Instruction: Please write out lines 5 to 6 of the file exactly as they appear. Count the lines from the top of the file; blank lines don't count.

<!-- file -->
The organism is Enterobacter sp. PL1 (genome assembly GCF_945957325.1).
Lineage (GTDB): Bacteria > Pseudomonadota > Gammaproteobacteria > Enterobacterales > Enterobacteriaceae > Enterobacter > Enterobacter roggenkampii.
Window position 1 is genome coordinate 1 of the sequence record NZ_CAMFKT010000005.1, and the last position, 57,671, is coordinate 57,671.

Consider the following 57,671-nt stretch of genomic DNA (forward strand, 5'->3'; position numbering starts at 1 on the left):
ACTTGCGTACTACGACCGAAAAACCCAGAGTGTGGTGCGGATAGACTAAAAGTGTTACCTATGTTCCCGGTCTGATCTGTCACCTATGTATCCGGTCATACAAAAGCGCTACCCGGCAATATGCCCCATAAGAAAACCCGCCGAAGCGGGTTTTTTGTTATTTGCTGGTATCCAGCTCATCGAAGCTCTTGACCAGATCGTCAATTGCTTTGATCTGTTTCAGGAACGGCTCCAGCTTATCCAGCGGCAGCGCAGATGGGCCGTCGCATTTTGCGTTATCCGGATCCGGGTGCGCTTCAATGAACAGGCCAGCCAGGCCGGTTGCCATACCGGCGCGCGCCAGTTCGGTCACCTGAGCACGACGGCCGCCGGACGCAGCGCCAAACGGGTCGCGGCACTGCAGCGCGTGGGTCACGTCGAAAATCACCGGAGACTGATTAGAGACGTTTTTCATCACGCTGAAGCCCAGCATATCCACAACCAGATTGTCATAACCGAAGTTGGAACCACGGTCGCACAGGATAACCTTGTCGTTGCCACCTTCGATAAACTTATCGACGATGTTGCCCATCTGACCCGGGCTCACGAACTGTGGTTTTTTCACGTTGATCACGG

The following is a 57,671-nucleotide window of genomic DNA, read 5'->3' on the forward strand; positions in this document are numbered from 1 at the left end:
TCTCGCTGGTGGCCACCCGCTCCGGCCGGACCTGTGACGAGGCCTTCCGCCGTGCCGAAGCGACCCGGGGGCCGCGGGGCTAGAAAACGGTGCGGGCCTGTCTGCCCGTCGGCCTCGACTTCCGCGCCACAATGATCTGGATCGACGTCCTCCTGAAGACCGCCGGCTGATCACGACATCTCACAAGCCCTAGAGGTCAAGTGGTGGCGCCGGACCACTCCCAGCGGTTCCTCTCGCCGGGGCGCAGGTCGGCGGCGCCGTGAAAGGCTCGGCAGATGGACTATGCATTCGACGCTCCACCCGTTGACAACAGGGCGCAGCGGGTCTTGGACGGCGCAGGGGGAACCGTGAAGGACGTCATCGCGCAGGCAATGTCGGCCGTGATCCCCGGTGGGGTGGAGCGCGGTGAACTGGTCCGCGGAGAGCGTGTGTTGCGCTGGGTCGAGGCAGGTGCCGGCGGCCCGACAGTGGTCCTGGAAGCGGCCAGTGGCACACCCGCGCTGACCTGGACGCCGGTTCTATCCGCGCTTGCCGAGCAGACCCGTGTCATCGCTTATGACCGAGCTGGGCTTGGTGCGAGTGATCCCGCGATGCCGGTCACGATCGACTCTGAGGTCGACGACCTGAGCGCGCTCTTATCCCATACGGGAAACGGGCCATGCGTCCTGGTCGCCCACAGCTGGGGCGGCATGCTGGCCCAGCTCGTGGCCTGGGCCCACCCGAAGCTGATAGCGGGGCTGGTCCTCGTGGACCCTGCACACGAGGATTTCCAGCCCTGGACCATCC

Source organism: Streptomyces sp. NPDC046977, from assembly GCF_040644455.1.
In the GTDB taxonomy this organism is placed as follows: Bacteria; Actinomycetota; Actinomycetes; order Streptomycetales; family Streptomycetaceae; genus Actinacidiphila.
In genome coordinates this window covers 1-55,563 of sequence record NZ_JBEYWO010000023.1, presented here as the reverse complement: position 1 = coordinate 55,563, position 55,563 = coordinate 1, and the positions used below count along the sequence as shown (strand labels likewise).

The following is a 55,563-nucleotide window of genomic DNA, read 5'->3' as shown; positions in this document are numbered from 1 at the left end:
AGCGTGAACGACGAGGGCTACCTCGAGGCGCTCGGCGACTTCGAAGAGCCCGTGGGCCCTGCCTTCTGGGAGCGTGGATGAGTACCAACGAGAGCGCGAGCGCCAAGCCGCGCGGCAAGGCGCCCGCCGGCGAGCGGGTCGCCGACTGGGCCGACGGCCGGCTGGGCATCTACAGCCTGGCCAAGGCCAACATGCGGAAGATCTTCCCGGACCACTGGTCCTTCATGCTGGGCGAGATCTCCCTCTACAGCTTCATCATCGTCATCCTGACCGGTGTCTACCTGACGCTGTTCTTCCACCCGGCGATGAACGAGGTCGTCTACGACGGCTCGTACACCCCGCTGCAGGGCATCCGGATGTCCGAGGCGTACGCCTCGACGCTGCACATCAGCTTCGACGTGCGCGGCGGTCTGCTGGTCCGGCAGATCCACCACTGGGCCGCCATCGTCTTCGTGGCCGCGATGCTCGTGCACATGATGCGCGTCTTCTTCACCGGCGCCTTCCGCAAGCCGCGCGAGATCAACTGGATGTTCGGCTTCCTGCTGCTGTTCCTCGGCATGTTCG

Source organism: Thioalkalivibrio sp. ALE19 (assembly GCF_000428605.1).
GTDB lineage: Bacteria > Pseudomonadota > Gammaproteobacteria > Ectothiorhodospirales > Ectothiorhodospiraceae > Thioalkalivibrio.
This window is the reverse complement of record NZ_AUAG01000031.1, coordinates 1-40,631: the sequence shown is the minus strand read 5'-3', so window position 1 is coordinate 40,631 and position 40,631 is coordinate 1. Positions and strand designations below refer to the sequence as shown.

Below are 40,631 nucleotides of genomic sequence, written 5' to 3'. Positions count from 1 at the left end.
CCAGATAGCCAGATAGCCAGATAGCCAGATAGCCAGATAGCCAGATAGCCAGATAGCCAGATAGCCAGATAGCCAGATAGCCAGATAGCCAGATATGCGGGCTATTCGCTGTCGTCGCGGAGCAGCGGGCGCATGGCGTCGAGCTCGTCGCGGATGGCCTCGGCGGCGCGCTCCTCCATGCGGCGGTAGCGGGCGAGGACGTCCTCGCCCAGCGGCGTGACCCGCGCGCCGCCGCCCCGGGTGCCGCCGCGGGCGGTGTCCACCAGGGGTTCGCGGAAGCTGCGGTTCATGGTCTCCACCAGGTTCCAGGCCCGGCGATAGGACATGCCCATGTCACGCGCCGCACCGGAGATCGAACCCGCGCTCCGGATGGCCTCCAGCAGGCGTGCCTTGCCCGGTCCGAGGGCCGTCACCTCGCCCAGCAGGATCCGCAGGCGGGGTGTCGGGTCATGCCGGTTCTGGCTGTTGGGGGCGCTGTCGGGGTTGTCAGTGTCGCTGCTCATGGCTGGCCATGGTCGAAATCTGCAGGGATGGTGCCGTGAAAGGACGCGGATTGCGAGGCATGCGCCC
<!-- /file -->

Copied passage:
ACTTGCGTACTACGACCGAAAAACCCAGAGTGTGGTGCGGATAGACTAAAAGTGTTACCTATGTTCCCGGTCTGATCTGTCACCTATGTATCCGGTCATACAAAAGCGCTACCCGGCAATATGCCCCATAAGAAAACCCGCCGAAGCGGGTTTTTTGTTATTTGCTGGTATCCAGCTCATCGAAGCTCTTGACCAGATCGTCAATTGCTTTGATCTGTTTCAGGAACGGCTCCAGCTTATCCAGCGGCAGCGCAGATGGGCCGTCGCATTTTGCGTTATCCGGATCCGGGTGCGCTTCAATGAACAGGCCAGCCAGGCCGGTTGCCATACCGGCGCGCGCCAGTTCGGTCACCTGAGCACGACGGCCGCCGGACGCAGCGCCAAACGGGTCGCGGCACTGCAGCGCGTGGGTCACGTCGAAAATCACCGGAGACTGATTAGAGACGTTTTTCATCACGCTGAAGCCCAGCATATCCACAACCAGATTGTCATAACCGAAGTTGGAACCACGGTCGCACAGGATAACCTTGTCGTTGCCACCTTCGATAAACTTATCGACGATGTTGCCCATCTGACCCGGGCTCACGAACTGTGGTTTTTTCACGTTGATCACGG

The following is a 57,671-nucleotide window of genomic DNA, read 5'->3' on the forward strand; positions in this document are numbered from 1 at the left end: